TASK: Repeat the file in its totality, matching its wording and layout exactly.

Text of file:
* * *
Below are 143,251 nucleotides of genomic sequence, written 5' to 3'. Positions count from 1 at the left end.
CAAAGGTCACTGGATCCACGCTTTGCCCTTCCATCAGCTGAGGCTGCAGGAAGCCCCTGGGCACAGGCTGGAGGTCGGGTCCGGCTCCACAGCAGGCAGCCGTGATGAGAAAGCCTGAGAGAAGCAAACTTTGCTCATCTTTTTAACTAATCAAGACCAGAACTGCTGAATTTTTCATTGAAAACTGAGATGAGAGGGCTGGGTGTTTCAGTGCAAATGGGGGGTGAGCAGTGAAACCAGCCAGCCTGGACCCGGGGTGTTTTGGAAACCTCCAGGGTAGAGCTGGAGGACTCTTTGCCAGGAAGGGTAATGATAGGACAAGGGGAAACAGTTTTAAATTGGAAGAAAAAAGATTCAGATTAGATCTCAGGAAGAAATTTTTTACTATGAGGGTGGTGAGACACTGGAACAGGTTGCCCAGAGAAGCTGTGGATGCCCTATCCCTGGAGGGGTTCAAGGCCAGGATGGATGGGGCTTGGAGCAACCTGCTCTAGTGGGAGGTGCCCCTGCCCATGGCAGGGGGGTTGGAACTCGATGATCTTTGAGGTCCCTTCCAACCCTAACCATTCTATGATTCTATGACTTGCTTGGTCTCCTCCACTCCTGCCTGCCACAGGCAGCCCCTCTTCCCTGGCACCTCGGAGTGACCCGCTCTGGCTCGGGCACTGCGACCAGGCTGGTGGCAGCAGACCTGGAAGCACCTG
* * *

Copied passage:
Below are 143,251 nucleotides of genomic sequence, written 5' to 3'. Positions count from 1 at the left end.
CAAAGGTCACTGGATCCACGCTTTGCCCTTCCATCAGCTGAGGCTGCAGGAAGCCCCTGGGCACAGGCTGGAGGTCGGGTCCGGCTCCACAGCAGGCAGCCGTGATGAGAAAGCCTGAGAGAAGCAAACTTTGCTCATCTTTTTAACTAATCAAGACCAGAACTGCTGAATTTTTCATTGAAAACTGAGATGAGAGGGCTGGGTGTTTCAGTGCAAATGGGGGGTGAGCAGTGAAACCAGCCAGCCTGGACCCGGGGTGTTTTGGAAACCTCCAGGGTAGAGCTGGAGGACTCTTTGCCAGGAAGGGTAATGATAGGACAAGGGGAAACAGTTTTAAATTGGAAGAAAAAAGATTCAGATTAGATCTCAGGAAGAAATTTTTTACTATGAGGGTGGTGAGACACTGGAACAGGTTGCCCAGAGAAGCTGTGGATGCCCTATCCCTGGAGGGGTTCAAGGCCAGGATGGATGGGGCTTGGAGCAACCTGCTCTAGTGGGAGGTGCCCCTGCCCATGGCAGGGGGGTTGGAACTCGATGATCTTTGAGGTCCCTTCCAACCCTAACCATTCTATGATTCTATGACTTGCTTGGTCTCCTCCACTCCTGCCTGCCACAGGCAGCCCCTCTTCCCTGGCACCTCGGAGTGACCCGCTCTGGCTCGGGCACTGCGACCAGGCTGGTGGCAGCAGACCTGGAAGCACCTG